Meatless Monday and sharing a bottle of wine over dinner, is a tradition we have recently slipped into, as it is the one evening neither of us has to rush off to do something else. We are discovering that vegetarian food does not have to be boring. It’s actually surprisingly easy to find recipes for dishes that you would cook or order in a restaurant, because you want to eat it, not because it is vegetarian. Italian cuisine offers up many such pleasures. Panzanella is light but satisfying, and pairs well with a good Chianti Classico.

Panzanella (Tuscan Bread Salad)
Serves 4

adapted from the several dozen but all very similar recipes on the web. David Rocco inspired me to try it after he prepared a version on Dolce Vita.

Ingredients: Salad

9-10 cups of day old rustic bread such as Italian crusty, cut into large cubes….1-2 inches
1 pint cherry tomatoes, cut in half
1/2 a large sweet onion, cut into thin slices
1 cucumber, peeled, cut in half, then quarters, then chunks
1 cup fresh basil, chiffonaded
Parmesan for serving

Ingredients for Dressing:

1/3 cup good quality olive oil
3/4 tsp. Dijon mustard
3 tbsp. red wine vinegar
good pinch of Kosher salt
1/4 tsp. fresh ground pepper

Method:

1. Combine bread and half of the marinade, toss and let sit to marinate for 10 minutes.

2. Add the remaining marinade and other ingredients. Let sit at room temperature for 15 minutes. Serve with Parmesan cheese if desired. Salad does not keep so eat up!

Click HERE for a print-friendly version of this recipe.

 

 

 

 

Accidental Vegetarian: Rustic Pasta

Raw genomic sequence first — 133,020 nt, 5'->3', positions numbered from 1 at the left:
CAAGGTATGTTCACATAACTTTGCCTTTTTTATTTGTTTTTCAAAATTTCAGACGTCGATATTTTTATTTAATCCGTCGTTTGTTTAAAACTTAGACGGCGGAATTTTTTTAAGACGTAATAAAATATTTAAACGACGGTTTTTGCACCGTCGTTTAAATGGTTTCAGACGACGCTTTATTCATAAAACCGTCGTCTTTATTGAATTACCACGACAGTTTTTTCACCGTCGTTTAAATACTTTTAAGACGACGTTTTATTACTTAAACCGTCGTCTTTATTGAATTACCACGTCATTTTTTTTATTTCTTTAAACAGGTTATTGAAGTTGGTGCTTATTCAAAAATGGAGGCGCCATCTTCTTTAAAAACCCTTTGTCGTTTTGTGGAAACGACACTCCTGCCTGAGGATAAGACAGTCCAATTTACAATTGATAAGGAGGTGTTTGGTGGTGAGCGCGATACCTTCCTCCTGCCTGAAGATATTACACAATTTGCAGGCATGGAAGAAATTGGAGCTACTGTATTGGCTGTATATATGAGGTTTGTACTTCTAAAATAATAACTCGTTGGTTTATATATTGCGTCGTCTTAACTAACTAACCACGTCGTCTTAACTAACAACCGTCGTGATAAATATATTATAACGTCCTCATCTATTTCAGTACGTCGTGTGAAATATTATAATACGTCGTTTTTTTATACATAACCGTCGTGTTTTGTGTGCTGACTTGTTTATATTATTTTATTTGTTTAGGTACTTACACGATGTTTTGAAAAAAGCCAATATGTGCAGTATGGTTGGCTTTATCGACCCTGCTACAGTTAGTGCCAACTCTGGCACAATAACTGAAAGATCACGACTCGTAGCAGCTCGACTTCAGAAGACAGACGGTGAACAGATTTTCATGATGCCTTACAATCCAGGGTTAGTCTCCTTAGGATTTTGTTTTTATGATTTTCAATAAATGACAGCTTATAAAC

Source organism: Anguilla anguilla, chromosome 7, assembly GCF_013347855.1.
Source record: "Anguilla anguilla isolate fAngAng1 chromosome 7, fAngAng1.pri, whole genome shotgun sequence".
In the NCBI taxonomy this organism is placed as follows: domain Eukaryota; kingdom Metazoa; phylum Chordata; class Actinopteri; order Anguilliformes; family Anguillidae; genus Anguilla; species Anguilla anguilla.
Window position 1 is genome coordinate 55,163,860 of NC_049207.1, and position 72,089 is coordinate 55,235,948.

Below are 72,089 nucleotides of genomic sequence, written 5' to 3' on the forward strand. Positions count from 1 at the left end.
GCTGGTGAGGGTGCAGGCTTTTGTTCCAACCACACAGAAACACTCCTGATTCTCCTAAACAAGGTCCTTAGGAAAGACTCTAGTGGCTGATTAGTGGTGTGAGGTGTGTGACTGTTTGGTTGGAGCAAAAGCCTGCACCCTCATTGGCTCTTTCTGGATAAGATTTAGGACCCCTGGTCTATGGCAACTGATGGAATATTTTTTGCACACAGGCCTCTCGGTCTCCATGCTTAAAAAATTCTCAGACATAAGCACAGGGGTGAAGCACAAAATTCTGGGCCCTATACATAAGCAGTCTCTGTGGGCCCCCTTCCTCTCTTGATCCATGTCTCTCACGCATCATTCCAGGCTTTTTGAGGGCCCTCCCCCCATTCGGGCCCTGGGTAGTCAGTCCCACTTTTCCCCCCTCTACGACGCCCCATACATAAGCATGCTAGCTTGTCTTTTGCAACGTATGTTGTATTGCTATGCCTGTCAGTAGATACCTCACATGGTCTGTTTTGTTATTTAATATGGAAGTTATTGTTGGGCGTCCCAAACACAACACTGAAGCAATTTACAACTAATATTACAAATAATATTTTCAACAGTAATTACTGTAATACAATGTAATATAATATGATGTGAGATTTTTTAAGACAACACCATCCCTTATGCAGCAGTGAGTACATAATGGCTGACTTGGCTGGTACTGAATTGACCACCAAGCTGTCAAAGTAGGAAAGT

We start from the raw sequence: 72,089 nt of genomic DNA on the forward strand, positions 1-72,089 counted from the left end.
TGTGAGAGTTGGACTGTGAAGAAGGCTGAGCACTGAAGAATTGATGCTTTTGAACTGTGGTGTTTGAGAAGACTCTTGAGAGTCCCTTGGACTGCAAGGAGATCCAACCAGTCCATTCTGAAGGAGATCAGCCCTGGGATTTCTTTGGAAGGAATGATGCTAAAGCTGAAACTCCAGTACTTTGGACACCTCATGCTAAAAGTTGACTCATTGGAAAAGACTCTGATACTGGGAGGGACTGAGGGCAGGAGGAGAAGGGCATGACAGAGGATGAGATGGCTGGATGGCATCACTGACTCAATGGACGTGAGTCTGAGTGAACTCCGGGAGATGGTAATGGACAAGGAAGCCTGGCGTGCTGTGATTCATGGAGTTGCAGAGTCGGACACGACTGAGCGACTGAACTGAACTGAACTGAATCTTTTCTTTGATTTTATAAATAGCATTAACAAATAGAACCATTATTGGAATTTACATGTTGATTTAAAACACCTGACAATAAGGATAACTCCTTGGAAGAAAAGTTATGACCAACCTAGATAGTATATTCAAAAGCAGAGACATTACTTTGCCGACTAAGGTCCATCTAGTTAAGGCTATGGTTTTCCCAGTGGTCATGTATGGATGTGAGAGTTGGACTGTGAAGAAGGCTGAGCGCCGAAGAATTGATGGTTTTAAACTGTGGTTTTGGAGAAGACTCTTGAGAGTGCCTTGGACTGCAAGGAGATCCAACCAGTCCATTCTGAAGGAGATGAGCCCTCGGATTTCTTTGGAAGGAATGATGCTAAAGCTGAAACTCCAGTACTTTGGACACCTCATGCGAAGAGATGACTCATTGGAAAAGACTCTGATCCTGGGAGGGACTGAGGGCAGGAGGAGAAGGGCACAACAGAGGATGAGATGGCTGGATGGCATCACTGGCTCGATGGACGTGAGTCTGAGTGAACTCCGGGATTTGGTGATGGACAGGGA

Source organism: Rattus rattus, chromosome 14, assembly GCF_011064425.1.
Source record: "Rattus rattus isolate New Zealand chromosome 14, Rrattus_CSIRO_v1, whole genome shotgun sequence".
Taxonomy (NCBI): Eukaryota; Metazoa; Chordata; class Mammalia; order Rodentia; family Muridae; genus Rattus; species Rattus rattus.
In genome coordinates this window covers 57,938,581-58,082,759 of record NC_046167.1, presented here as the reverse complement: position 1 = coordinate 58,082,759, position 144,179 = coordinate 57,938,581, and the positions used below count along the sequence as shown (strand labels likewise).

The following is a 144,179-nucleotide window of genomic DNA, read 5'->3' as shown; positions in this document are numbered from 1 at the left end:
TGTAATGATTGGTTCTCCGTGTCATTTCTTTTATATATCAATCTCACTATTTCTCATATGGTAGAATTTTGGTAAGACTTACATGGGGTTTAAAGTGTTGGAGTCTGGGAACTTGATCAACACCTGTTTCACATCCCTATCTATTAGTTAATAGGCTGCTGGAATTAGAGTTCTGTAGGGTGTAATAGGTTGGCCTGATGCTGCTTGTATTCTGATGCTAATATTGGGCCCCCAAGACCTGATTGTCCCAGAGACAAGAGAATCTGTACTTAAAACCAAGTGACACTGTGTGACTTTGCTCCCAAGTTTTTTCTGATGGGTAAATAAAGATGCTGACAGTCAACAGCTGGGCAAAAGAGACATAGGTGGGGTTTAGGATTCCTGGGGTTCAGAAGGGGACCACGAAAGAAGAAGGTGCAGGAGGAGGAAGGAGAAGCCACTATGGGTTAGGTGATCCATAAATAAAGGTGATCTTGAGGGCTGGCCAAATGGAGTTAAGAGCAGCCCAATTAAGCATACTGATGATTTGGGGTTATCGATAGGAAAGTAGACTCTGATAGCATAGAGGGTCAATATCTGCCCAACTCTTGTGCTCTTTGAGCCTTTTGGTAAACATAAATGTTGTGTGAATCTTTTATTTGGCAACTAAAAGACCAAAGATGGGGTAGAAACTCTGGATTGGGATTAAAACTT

Eating vegetarian appeals to me on many levels: It’s healthy and lighter generally, and, as an animal lover I do struggle with eating mammals at times. Rob and I consciously buy from local farmers where possible. I want to know where my meat came from, that it was raised with care and an eye to it’s quality of life, and without antibiotics and hormones  But bacon is so damned delicious and my resolve to eat less meat fades in the light of a frigid Ottawa winter. A steak cooked medium-rare and served up in a Thai coconut curry sauce or a pork and green chile stew is just that more comforting and soul sustaining than a tofu stirfy or portabello burger, in the grip of a -32 windchill. So, when I stumble across a recipe that coats the mouth with such satisfying, savoury richness and flavour and delivers that feeling of being sated, sleepy and happy AND it is vegetarian, I am very happy.

This recipe was shown to my daughter Hannah by her friend, Bridget (Hi, Bridget!) when they were in their late teens.

Rustic Pasta with Roasted Cherry Tomatoes, Garlic and Thyme

Ingredients:
1 sweet onion, medium chop
2 pints of cherry tomatoes. A mix of varieties is nice. Buy the sweetest ones you can.
2-3 large cloves of garlic, sliced thin (I use a hand held mandoline)
A glug of good quality olive oil. I use Frantoia (alla Mario :))
A couple of sprigs of thyme, remove stems. You can use any woody herb on hand such as Rosemary or sage. Lightly chop to bruise herb.
Salt and pepper
Rustic pasta like garganelli
Parmesan or Pecorino for serving

Method:
Preheat oven to 400 degrees. Toss onion, tomatoes (halve any large ones), garlic and thyme with a good glug of olive oil (don’t skimp, it’s a large part of the finished sauce), salt and pepper to taste. Roast in oven for about 40 minutes. Tomatoes should have  blistered and lightly charred skins. Turn oven off and leave to keep warm. Cook pasta. Stir tomato sauce and serve on top of pasta. Sprinkle with fresh grated cheese. You can easily adjust this recipe to serve as many people as you like.

Click HERE for a printable version of this recipe.